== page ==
Dark chocolate contains anandamide, which also occurs naturally in the brain. Taken from the Sanskrit word ananda, meaning bliss (hence its nickname, the “bliss molecule”), this lipid neurotransmitter activates cannabinoid receptors in brain cells, much like THC, the active ingredient in marijuana. It boosts dopamine production and increases feelings of happiness and elation.
Of course, the high isn’t quite the same—you’d have to eat about 25 pounds of cacao to get there—but chocolate does contain two other chemicals similar to anandamide that help slow its breakdown in the brain. This creates, a longer-lasting, if subtle, sense of bliss.
Tryptophan, Magnesium, Antioxidants, and More
There are over 300 more chemicals in chocolate, many that offer a range of health benefits, and some that still need to be studied. Dark chocolate contains the amino acid tryptophan, a well-recognized serotonin producer. It’s also one of the best food sources of magnesium, an important mineral that allows the body to relax.
A one-ounce serving of dark chocolate contains 64 mg of magnesium. That’s 16% of the recommended daily intake. Add to that an abundance of other essential minerals, antioxidants, flavanols, and prebiotic fiber—all which makes us feel better in more ways than one.
It Tastes Good!
As you’re fully aware, chocolate is extremely palatable, making the simple act of eating it a pleasurable experience. Palatability is also linked to the opioid system in our bodies. Opioids, such as endorphins, are released when we eat food that we like, enhancing our enjoyment even further.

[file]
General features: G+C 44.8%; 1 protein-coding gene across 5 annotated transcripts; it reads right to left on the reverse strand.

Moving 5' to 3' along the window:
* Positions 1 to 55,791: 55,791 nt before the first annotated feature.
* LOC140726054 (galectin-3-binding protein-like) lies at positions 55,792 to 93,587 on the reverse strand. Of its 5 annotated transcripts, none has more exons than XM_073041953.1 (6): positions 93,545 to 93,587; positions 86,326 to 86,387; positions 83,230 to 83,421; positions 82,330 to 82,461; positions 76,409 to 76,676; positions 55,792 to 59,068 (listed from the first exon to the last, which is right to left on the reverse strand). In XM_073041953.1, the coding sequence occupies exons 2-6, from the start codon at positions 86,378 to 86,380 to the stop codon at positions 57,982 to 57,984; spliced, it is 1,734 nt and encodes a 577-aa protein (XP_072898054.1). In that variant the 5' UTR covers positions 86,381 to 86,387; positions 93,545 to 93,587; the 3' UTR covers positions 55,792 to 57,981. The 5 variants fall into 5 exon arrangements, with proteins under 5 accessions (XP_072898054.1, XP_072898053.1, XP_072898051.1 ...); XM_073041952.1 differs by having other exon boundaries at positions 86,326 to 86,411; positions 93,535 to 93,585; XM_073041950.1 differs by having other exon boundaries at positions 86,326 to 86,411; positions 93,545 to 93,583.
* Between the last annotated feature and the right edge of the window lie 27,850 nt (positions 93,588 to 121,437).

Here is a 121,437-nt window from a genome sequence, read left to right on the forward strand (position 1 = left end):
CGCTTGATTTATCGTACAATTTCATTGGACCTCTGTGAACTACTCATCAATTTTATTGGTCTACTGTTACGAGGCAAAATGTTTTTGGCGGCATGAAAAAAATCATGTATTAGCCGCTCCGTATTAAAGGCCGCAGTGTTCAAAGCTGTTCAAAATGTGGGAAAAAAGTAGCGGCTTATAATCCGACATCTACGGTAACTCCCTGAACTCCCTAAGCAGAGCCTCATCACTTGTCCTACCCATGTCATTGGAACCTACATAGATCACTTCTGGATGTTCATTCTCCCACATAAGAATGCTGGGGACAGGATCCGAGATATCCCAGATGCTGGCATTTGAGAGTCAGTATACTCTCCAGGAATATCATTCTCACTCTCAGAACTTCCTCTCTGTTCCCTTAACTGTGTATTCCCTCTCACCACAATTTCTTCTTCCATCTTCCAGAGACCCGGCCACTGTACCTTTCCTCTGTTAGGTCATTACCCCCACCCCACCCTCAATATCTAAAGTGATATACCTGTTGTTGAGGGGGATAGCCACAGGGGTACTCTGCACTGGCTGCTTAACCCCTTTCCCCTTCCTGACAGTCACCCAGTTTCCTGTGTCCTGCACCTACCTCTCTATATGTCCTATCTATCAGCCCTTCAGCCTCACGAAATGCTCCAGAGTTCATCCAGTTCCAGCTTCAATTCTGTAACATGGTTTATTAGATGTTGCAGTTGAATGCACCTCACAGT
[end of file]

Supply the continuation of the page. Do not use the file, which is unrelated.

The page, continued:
The mouthfeel of chocolate is another major part of its appeal: the way the cocoa butter perfectly melts in your mouth and coats your tongue. The taste, sweetness, and aroma add to chocolate’s temptation as well. Researchers are still unsure whether such sensory properties are innate or acquired, and whether they may be affected by a person’s current state of mind.
The Power of the Mind
Beyond its extraordinary chemical composition, chocolate makes us feel good simply because we think it will. Its undeniable influence over our mood is something that’s been ingrained in our collective unconscious—possibly since as far back as cacao’s origins in Ecuador some 5,000 years ago.
From a more modern standpoint, we’ve all seen the film trope: the scorned lover drowning their sorrows in a box of chocolates. We’ve been programmed to view chocolate as a coping mechanism, a delectable cure for the blues, and one study set out to prove just that. The experiment, which had subjects listen to either sad or happy music, found that those listening to the sad tunes ended up eating far more chocolate.
Chocolate and Mood
Several of chocolate’s many health- and happiness-promoting compounds (theobromine, PEA, anandamide, etc.) have been isolated and tested separately. Still, it’s unclear how these chemicals, combined with our emotional and psychological connections with chocolate, all work together to impact our overall mood.
How chocolate makes us happy may still be a bit of a mystery among scientists. That it continues to give us joy—bite by bite—remains an indisputable fact for the rest of us.